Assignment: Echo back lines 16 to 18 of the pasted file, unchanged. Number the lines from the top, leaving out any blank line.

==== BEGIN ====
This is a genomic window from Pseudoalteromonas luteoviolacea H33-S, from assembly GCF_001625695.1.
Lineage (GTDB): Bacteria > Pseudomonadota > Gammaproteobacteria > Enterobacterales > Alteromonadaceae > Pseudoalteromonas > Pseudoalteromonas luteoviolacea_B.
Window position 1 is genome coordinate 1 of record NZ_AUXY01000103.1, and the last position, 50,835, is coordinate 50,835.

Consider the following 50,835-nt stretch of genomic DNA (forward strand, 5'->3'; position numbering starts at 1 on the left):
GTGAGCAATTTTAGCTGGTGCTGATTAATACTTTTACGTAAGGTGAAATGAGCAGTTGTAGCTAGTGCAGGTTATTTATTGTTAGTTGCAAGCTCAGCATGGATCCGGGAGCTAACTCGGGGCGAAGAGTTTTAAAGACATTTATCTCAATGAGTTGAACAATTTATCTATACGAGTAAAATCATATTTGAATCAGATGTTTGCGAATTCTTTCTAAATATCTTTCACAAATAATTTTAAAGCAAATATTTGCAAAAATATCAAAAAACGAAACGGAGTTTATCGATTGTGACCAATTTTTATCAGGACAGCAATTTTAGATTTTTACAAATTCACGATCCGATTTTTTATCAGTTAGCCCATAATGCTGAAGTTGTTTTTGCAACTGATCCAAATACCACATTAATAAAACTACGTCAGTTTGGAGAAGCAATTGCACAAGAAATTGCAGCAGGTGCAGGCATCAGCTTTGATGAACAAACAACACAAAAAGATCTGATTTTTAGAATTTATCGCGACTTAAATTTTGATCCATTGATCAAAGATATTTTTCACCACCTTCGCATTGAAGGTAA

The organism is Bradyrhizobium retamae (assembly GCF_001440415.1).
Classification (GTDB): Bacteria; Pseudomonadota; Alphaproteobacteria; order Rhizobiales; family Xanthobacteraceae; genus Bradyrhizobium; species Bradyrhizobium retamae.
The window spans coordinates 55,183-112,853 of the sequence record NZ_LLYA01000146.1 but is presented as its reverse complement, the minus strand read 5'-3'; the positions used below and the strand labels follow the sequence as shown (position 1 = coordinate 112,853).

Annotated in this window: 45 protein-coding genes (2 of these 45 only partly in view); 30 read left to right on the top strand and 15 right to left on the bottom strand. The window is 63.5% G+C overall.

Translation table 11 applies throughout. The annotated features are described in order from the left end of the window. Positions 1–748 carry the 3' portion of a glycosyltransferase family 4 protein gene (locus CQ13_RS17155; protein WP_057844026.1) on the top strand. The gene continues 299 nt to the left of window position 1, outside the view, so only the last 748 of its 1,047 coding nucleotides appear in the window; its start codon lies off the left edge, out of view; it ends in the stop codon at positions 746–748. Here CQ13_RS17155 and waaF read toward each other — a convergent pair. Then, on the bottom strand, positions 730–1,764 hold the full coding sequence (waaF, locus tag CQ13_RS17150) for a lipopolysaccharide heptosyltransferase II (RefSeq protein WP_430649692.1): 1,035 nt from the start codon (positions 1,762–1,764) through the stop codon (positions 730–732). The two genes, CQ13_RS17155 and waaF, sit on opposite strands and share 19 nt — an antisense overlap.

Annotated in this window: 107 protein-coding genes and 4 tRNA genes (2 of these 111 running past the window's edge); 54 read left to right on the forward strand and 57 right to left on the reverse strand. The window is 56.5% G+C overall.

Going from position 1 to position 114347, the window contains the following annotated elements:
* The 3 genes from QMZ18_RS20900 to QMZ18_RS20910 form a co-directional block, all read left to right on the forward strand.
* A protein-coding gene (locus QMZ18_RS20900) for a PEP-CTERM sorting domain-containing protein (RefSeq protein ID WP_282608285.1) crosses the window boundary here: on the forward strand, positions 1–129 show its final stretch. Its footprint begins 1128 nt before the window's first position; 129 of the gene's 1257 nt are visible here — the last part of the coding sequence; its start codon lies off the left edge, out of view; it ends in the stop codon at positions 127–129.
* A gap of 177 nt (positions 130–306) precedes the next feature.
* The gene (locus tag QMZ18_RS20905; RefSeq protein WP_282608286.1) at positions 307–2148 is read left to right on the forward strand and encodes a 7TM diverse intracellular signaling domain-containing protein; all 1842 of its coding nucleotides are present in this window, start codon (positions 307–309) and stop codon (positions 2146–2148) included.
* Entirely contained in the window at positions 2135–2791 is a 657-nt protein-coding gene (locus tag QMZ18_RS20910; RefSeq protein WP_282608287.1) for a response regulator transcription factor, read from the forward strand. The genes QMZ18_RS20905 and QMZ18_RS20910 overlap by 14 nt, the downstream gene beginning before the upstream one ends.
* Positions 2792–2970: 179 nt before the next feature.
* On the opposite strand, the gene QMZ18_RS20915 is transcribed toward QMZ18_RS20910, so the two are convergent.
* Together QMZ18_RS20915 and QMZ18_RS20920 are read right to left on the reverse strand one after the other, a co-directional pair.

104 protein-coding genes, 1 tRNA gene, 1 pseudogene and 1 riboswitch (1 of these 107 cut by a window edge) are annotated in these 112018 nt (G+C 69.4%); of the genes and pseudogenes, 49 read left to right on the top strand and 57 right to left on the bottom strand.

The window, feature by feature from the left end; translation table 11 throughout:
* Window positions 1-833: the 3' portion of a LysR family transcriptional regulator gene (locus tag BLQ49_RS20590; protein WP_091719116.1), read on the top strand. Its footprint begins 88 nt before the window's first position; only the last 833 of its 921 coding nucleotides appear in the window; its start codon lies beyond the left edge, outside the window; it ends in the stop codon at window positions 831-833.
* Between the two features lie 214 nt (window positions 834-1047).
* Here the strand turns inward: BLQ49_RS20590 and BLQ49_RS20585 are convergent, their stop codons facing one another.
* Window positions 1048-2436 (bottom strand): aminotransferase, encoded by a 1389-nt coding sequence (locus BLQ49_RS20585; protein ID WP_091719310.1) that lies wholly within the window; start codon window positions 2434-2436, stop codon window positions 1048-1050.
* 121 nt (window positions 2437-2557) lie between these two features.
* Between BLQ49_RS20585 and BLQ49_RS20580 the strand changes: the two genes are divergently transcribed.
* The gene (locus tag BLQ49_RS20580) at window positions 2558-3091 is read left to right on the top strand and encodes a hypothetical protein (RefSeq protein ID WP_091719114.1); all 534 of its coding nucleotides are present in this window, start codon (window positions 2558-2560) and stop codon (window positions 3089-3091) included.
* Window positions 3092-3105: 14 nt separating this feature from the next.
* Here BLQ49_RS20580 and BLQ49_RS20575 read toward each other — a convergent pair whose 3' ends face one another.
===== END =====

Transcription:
* The gene (locus tag QMZ18_RS20905; RefSeq protein WP_282608286.1) at positions 307–2148 is read left to right on the forward strand and encodes a 7TM diverse intracellular signaling domain-containing protein; all 1842 of its coding nucleotides are present in this window, start codon (positions 307–309) and stop codon (positions 2146–2148) included.
* Entirely contained in the window at positions 2135–2791 is a 657-nt protein-coding gene (locus tag QMZ18_RS20910; RefSeq protein WP_282608287.1) for a response regulator transcription factor, read from the forward strand. The genes QMZ18_RS20905 and QMZ18_RS20910 overlap by 14 nt, the downstream gene beginning before the upstream one ends.
* Positions 2792–2970: 179 nt before the next feature.